BioMass / BioEnergy

Interest in the use of biomass for bioenergy and bioproducts has developed over the past few decades because of the multiple environmental and rural development benefits associated with their production and use. The cultivation of willow was revitalized in Sweden in the early 1970’s in response to the need for alternative sources of domestically produced energy following the energy crisis. In North America willow production was started again in upstate New York in the mid 1980’s. The focus was research on cultivation of willow biomass crops as locally produced, renewable feedstock for bioenergy and bioproducts. Since 2004, commercialization efforts have begun in New York State with the designation of Double A as the sole licensee for willow hybrid varieties by SUNY ESF and the SUNY Research Foundation. Several million cuttings have already been sold to wood burning power plants and interest is now being generated by coal burning power plants and combined heat and power projects.

Willow shrubs have several characteristics that make them ideal for short rotation woody crop systems including the potential for high biomass production in short time periods, ease of vegetative propagation from dormant cuttings, a broad genetic base and ease of breeding, and an ability to resprout after multiple harvests. Its ability to attain high production levels quickly relates to an ability to reach it annual growth quickly, its ability to tolerate high planting densities and it rapid growth after first year coppicing. Ease of propagation relates to the ability of willow to propagate from dormant shoots. This trait greatly simplifies and speeds up the breeding, screening and deployment process for improved genetic material. The wide range of genetic diversity within the willow genus and the limited amount of domestication of willow as a crop means there is a tremendous potential to increase yields of shrub willows through traditional breeding and hybridization. There are about 450 species of willow worldwide. Finally willow is well known for its vigorous coppicing ability and it has been used for centuries to manage willow for a wide range of applications. Short rotation wood crops like willow that are harvested on rotations of five years or less are typically managed using a coppice system. Willow biomass cropping systems are built around its coppicing ability.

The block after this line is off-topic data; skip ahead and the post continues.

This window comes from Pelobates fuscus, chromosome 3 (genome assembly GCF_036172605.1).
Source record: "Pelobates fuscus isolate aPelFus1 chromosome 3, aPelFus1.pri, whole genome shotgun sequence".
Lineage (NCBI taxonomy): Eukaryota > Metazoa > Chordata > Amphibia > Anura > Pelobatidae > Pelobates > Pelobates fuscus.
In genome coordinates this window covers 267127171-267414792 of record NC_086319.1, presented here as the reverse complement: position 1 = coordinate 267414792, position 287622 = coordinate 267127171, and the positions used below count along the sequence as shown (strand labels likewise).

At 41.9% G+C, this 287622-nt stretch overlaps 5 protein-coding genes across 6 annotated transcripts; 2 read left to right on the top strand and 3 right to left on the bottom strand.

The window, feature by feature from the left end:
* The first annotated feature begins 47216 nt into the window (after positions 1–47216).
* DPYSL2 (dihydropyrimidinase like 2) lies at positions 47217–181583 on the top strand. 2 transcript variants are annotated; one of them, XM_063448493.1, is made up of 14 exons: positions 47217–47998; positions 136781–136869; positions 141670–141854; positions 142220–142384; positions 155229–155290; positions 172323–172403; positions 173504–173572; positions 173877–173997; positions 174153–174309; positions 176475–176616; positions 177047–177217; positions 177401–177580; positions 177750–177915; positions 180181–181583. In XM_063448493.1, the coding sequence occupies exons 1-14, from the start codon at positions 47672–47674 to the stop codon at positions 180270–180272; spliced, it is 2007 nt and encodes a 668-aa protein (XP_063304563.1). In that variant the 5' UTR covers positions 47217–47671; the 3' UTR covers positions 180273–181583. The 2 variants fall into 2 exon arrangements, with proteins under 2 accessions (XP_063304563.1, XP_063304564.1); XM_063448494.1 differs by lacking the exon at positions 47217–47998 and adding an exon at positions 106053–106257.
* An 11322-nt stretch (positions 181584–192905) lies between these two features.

The cultivation of the willow biomass crops occurs on agricultural or fallow land and combines the knowledge from the fields of forestry and agronomy.

The system currently being used is based on years of research and operational experience in Sweden, the United States, Canada, and the United Kingdom. It employs a double row configuration which facilitates the use of agricultural equipment. Site preparation is begun in the fall before or the spring in which the planting will occur. Willow biomass crops are typically harvested on a three-to four year cycle using modified agricultural equipment that cuts and chips the biomass in a single operation. The product can then be delivered directly to end users. Willow plants resprout vigorously after each harvest, so seven to ten harvests are possible fro a single planting. Nutrients are applied after each harvest. These nutrient additions are designed to replace the nutrients removed during harvest rather than trying to maximize production.

The major value of willow is in the efficient production of energy and in the process due to the closed carbon cycle of willow biomass production there is a dramatic limitation of greenhouse gas emissions. The high net ratio for willow biomass energy by direct fire or gasification ranges from 10 to 13 mega joules of electricity/megajoule of fossil fuel. Related to carbon dioxide production, there is a 95 percent reduction in greenhouse gas emissions relative to the current US grid.

Growers of biomass crops are required to sign license agreement. To download and print this agreement in PDF format, please click on the attachment below.

For further information or inquiries, please contact Dennis Rak

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